My History With ALS

As a youth growing up near Cape Canaveral, Florida, in the early 70s I always wanted to be an astronaut. Along that theme I always had an interest in computers. Immaturity in my adolescence ruined my scholastic career and put my professional future in jeopardy. However, in my mid-20s I was lucky enough to be in Silicon Valley during the beginning of the "Dot-Com" era. I pulled myself together and taught myself how to manage corporate computers and networks. Hard work and determination delivered a career borne of a hobby. I very literally went from slums to seashore.

I was laid off in 2001, a victim of the "dot-bomb". While between jobs I was developing the network infrastructure for two startups, working for sweat equity nights and weekends. During the day I was providing contract Information Technology service to a loan office which was rapidly expanding and at night I was going to community college to finally get my CS degree. It was a struggle but I was extremely happy. By mid 2004 I had resumed life with my dream career, my beautiful wife, our house by the beach where we could walk to surf together for our anniversary. I was bullet proof, on top of the world and about to reach the moon. At that time I was ready to begin the next phase of marriage and become a father. But then I was visited by random misfortune from which there is no evasion or escape. Thanks to quick action on the part of my local doctors I was very quickly under the care of the UCSF ALS clinic where after exhaustive testing the only remaining diagnosis was ALS. I was hoping for cancer, even HIV, as those conditions have treatments. But I drew the short straw. Once diagnosed there was nothing the clinic could do except chart my decline and offer relief from symptoms. There is no treatment of any kind. It's a death sentence.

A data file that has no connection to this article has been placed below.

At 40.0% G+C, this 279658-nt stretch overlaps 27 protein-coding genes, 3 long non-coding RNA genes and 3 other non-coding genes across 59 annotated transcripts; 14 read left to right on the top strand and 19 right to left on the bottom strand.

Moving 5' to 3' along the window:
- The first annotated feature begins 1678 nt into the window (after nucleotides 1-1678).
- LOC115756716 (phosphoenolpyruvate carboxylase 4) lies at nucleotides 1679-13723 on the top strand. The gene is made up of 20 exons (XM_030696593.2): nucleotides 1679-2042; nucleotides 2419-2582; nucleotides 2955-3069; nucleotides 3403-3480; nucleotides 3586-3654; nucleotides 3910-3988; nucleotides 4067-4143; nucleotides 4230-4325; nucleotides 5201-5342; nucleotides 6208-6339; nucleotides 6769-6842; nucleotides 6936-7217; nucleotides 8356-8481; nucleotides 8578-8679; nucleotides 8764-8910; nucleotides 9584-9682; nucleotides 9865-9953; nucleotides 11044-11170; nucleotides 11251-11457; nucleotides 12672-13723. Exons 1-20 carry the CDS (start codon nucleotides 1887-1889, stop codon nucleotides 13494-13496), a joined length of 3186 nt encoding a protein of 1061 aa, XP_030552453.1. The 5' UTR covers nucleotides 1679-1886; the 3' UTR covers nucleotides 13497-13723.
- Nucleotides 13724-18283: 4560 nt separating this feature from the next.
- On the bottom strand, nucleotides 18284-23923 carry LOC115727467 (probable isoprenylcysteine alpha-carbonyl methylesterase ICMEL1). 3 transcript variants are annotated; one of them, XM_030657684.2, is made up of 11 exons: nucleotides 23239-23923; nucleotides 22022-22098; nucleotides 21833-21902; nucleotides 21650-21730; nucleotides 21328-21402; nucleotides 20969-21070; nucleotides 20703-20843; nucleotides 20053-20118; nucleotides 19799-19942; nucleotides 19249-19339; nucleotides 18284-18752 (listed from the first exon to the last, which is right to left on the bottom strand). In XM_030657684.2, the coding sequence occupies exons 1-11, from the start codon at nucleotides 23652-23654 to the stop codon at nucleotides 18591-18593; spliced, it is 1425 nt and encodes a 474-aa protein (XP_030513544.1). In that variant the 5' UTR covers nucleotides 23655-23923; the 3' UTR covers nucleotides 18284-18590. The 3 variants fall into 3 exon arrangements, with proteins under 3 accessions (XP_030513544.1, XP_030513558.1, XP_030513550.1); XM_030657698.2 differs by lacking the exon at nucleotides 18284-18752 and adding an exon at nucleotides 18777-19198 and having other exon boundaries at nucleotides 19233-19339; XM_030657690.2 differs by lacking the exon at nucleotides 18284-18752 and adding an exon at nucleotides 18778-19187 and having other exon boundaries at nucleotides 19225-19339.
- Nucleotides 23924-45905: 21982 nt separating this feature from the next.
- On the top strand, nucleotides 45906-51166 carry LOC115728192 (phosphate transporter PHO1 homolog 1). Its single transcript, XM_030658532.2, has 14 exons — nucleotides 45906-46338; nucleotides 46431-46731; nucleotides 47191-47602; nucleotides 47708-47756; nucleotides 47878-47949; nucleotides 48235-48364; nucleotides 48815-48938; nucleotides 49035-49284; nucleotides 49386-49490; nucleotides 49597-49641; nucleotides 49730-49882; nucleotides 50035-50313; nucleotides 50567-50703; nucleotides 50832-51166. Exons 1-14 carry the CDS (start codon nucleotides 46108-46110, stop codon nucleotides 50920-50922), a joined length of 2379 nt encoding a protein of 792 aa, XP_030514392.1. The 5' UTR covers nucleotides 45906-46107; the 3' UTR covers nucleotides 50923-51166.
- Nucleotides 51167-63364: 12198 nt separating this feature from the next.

Slowly everything drifted away. I had to give up the beach cottage (which, being perched on a hill, had many stairs) for a single level ranch-style well back from the ocean. Eventually I lost my ability to hold a steering wheel and was forced to relinquish my car. And in early 2008 after a hospital stay for a choking spell I officially resigned at work and turned control over to my replacement. By that time I had become active in the online ALS community and decided to devote my skills to that. I had been bringing research to my local support group but as my ability to speak and travel faded I transitioned to my blog. In mid-2008 I underwent a tracheotomy to accommodate the machine that now breathes for me, and thus the last of my independence faded away. Eventually even my most treasured achievement, my marriage, was shattered under the strain.

I am now totally paralyzed (quadriplegic) and dependent on a machine for even breath. Everything I had built, bought, saved, or enjoyed in my life was taken from me or consumed by this disease.

I refuse to go away, however. I am determined to continue to be of service regardless of my disability. To that end:

After more than 150 years, ALS continues to be the best-kept medical secret. With an incidence equivalent to Multiple Sclerosis and a considerably more ghoulish prognosis, it is amazing that more attention is not paid to research. For 90% of cases there is no cause. There is no risk factor or lifestyle choice which can avoid it. It can happen to you. With every day of delay people gruesomely die and families are irrevocably shattered. The country has a house on fire and right now we only have a squirtgun with which to douse the flames. We desperately need more funding for research to understand the biology underlying ALS, more government incentive to bring discoveries through translation to human trials, and more rapid access to these prospective treatments. Time is very short for PALS. What if Professor Stephen Hawking had usual progression and was taken before he could produce his extraordinary work? How many more "Stephen Hawkings" do we lose every day?

-- Eric N. Valor